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How To Hustle: 10 Habits Of Highly Successful Hustlers

How To Hustle: 10 Habits Of Highly Successful Hustlers

Massive success is reserved for confident people who take action swiftly and decisively. Or, as Abraham Lincoln put it, “Things may come to those who wait, but only the things left by those who hustle.” If you’d like to be more successful, I invite you to discover how to hustle with these ten habits of highly successful hustlers.

1. Help People

Highly effective hustlers don’t fall into the trap of seeing potential customers as people who can be coerced, deceived, manipulated or ripped off. While these strategies could prove to be profitable in the short-term, they are doomed for failure in the long-term. Because, believe it or not, people aren’t happy when they discover they have been lied to. Highly effective hustlers know the way to build a sustainable business is by caring, helping, providing value and offering innovative solutions to customers’ problems that are more relevant and/or helpful than anything else on the market.

2. Make Friends

Highly effective hustlers don’t see their field as a dog-eat-dog world where every other person is a competitor to be “destroyed” or “eliminated.” While there is nothing wrong with healthy competition, such a negative worldview will repulse people in their network who could turn into wonderful friends or mentors. Highly effective hustlers know that a solid network is a must for their success, because they are only one person (a flawed one at that!). Given this reality, they aim to have at least one mentor who is willing to offer guidance and give them the occasional push in the right direction, along with a handful of like-minded friends to bounce their ideas off of.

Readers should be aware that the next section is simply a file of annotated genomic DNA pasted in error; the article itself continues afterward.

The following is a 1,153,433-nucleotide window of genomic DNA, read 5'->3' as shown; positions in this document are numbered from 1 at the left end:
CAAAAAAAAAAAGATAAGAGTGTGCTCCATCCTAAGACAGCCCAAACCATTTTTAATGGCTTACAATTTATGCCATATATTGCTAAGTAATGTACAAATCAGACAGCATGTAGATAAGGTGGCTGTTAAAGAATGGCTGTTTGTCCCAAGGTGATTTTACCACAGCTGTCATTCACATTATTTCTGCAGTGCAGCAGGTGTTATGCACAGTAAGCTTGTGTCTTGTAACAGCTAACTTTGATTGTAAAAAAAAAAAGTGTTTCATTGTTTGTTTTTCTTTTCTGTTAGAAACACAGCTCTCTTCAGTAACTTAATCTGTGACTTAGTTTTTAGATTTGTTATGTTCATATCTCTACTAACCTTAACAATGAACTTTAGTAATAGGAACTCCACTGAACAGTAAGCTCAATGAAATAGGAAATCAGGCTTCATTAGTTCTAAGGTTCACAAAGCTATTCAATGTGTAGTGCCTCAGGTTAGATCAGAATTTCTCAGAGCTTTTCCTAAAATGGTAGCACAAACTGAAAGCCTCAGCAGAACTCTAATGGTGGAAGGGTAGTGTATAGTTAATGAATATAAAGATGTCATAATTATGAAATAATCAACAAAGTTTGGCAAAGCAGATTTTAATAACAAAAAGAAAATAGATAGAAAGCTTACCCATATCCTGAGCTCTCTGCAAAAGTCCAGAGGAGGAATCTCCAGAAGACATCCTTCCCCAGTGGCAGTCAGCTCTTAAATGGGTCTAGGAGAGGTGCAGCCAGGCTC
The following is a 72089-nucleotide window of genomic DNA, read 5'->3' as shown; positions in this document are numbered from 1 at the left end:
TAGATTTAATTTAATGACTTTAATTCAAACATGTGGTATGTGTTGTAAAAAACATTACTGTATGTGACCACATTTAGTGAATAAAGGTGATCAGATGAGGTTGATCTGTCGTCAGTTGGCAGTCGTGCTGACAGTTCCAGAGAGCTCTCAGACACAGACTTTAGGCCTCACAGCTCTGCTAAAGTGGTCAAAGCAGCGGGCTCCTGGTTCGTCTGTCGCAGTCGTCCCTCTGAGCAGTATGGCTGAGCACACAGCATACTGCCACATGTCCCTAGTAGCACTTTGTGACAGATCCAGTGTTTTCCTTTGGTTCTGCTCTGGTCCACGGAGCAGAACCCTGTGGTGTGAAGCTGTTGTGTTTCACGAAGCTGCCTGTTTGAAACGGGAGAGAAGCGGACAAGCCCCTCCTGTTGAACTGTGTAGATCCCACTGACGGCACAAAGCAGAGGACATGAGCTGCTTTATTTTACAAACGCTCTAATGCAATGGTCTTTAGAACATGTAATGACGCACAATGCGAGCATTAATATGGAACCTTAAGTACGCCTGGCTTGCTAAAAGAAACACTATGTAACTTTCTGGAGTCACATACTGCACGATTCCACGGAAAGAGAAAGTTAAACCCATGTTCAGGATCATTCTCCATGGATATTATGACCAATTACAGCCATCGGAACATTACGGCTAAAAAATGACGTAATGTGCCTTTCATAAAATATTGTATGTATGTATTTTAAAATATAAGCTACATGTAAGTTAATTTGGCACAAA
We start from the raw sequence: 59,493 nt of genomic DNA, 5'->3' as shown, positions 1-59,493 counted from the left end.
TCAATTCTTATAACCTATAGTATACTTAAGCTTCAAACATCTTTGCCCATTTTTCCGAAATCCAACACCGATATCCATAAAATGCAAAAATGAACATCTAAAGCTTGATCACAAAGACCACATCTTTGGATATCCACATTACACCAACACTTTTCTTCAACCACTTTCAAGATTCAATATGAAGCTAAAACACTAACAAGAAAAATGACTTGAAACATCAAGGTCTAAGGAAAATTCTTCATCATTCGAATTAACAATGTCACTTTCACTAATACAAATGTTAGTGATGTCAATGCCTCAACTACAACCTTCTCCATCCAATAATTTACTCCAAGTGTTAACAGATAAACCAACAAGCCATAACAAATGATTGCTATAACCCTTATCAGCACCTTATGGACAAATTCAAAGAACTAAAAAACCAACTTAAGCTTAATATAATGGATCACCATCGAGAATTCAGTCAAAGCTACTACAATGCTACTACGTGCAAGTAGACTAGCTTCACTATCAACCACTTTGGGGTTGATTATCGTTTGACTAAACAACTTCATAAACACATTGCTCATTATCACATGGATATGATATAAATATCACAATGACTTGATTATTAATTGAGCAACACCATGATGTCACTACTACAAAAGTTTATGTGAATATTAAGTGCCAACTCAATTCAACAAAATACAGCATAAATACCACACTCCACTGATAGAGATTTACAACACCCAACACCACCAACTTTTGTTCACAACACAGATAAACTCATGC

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3. Eliminate Distractions

Highly effective hustlers know their business isn’t going to build itself while they refresh their Facebook feed for the hundredth time today. They identify the biggest time-wasting activities that eat up most of their time (while offering the least satisfaction), and eliminate them without mercy. If that means unsubscribing from every unnecessary email, disabling all text notifications, silencing their phone, or cutting their cable cord, so be it. While there is nothing wrong with taking time to relax, there is no denying that many folks (maybe even most of them) stagger through a life that is nothing more than a series of distractions that serve no greater purpose; a reality that sounds depressing to any hustler who is pursuing a goal that is bigger than him or herself.

4. Get Focused